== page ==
A new bill from San Jose Assemblyman Ash Kalra would prioritize putting vote centers on college campuses, a push to improve youth voter turnout and eliminate barriers to voting.
Kalra’s Assembly Bill 59 would amend California Voter’s Choice Act to require college campuses with 10,000 or more students be considered for vote centers. The proposed legislation includes CSUs, UCs, community colleges and private universities.
“Access to high-traffic and central vote center locations on college campuses is critical for successful student voter turnout and more can be done to provide students meaningful opportunities to register and get the assistance they need,” Kalra said in a statement. “We have a responsibility to engage our youth — our future leaders — to be active citizens in a democracy.”
Santa Clara County lawmakers are considering sweeping changes under the landmark Voter’s Choice Act, including rolling out all-mail elections in 2020 and replacing precinct polling places with 125 “vote centers” that would be open up to 11 days before Election Day.
If AB 59 is approved by the Legislature, San Jose State University could be one of Silicon Valley’s new vote centers — providing 33,000 students a convenient way to make their voices heard.
“I think it’s awesome,” said sociology professor Scott Myers-Lipton. “This could make a big difference in elections. Anything we can do to encourage our democracy is a good thing.”
Myers-Lipton said nearly 70 percent of SJSU students work while going to school, and bringing a vote center directly to them will make it easier to fulfil their civic duty.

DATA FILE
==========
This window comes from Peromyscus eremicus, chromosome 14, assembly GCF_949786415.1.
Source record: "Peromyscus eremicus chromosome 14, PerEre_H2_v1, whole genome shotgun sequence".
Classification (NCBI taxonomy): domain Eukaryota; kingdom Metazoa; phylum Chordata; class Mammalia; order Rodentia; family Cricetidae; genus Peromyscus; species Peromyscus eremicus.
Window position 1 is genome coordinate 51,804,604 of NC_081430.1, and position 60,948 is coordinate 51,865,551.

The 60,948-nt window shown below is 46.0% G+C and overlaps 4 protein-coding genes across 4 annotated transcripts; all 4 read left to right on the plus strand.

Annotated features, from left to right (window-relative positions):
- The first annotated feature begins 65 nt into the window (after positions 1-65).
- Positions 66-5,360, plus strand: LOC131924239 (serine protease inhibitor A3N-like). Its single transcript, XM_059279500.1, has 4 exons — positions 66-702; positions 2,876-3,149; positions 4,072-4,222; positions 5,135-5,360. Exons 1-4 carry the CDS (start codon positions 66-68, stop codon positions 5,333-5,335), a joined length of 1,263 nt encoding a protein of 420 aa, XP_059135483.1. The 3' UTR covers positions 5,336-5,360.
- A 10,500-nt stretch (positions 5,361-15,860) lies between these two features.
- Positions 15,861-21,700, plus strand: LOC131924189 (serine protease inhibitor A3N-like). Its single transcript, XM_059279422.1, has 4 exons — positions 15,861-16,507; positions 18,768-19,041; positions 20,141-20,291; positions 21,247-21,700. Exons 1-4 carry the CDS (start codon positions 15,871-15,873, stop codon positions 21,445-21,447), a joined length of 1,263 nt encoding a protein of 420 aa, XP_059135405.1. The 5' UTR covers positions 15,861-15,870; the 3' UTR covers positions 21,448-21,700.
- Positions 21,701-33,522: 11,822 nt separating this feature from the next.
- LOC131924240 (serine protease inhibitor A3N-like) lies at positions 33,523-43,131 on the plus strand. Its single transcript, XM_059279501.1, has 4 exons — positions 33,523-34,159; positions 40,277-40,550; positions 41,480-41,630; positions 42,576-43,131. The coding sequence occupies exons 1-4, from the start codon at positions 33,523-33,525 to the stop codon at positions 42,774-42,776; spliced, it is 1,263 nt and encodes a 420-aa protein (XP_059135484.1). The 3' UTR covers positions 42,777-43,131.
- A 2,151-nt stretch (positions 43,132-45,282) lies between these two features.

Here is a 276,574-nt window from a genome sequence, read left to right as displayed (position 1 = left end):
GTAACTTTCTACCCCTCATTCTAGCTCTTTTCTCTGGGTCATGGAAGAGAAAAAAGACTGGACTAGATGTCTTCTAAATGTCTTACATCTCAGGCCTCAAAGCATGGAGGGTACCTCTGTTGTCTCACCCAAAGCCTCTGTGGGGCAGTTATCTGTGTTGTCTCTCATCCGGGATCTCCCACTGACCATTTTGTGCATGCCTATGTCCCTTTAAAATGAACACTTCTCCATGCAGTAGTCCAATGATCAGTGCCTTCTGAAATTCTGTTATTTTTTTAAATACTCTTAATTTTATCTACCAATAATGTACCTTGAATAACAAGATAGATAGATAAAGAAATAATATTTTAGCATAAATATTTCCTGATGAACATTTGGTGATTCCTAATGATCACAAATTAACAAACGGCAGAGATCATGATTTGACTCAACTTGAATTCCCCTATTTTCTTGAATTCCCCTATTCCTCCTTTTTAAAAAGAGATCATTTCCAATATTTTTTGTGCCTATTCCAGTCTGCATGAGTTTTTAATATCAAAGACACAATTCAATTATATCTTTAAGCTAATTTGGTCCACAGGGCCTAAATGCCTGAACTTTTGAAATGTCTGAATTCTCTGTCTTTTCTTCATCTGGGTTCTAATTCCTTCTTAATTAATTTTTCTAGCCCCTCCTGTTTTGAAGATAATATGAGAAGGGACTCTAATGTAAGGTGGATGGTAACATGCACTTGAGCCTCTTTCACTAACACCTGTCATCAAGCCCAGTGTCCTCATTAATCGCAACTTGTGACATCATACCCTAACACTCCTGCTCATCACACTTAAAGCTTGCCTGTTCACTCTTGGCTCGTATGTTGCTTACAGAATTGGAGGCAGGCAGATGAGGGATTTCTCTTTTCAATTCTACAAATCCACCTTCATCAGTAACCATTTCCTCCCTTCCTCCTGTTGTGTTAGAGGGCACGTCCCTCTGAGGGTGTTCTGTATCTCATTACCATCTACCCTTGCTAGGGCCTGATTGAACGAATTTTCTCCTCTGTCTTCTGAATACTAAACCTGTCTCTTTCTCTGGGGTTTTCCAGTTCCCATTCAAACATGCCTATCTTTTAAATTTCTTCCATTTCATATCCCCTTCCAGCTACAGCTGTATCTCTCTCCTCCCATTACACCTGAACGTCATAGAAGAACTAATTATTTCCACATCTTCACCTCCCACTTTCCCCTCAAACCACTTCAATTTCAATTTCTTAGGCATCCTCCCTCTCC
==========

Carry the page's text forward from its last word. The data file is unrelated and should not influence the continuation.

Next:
Young adults between the ages of 18 and 29 made up about 21 percent of the U.S. voting eligible population in 2014, according to Campus Vote Project, but voter turnout sunk to record lows.
In California, only 52 percent of eligible youth were registered to vote in the 2014 general election and a dismal 8 percent actually voted. In 2016, however, the California Secretary of State observed an increase in online youth voter registrations. It jumped to 1.3 million new online registrations by the end of 2017.
“Having an on campus vote center and satellite elections office will provide young voters with a convenient one-stop-shop where they can register to vote, cast their ballot and deal with a wide variety of issues related to voting while away at college,” said Assembly Speaker Pro Tem Kevin Mullin, the legislation’s co-author. “AB 59 will provide those students who may be going through the voting experience for the first time a valuable resource that will help them exercise their right to vote.”
Local lawmakers commended Kalra’s proposed legislation, calling it “out-of-the-box.”
“Let’s remove every obstacle possible and engage our youth in the democratic process,” tweeted San Jose Councilmember Magdalena Carrasco.